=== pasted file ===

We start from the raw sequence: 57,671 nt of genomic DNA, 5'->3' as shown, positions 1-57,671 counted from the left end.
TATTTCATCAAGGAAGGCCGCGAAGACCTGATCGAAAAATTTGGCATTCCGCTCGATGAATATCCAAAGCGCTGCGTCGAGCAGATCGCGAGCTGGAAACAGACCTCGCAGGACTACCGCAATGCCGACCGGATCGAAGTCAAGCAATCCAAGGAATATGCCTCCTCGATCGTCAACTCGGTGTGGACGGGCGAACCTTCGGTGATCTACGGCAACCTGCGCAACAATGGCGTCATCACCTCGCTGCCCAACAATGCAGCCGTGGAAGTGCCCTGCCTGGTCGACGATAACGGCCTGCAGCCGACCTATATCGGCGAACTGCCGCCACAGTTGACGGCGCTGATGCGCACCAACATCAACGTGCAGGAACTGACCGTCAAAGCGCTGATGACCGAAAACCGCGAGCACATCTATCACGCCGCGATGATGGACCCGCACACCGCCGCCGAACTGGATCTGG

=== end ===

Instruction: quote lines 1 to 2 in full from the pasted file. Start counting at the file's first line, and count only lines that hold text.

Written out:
We start from the raw sequence: 57,671 nt of genomic DNA, 5'->3' as shown, positions 1-57,671 counted from the left end.
TATTTCATCAAGGAAGGCCGCGAAGACCTGATCGAAAAATTTGGCATTCCGCTCGATGAATATCCAAAGCGCTGCGTCGAGCAGATCGCGAGCTGGAAACAGACCTCGCAGGACTACCGCAATGCCGACCGGATCGAAGTCAAGCAATCCAAGGAATATGCCTCCTCGATCGTCAACTCGGTGTGGACGGGCGAACCTTCGGTGATCTACGGCAACCTGCGCAACAATGGCGTCATCACCTCGCTGCCCAACAATGCAGCCGTGGAAGTGCCCTGCCTGGTCGACGATAACGGCCTGCAGCCGACCTATATCGGCGAACTGCCGCCACAGTTGACGGCGCTGATGCGCACCAACATCAACGTGCAGGAACTGACCGTCAAAGCGCTGATGACCGAAAACCGCGAGCACATCTATCACGCCGCGATGATGGACCCGCACACCGCCGCCGAACTGGATCTGG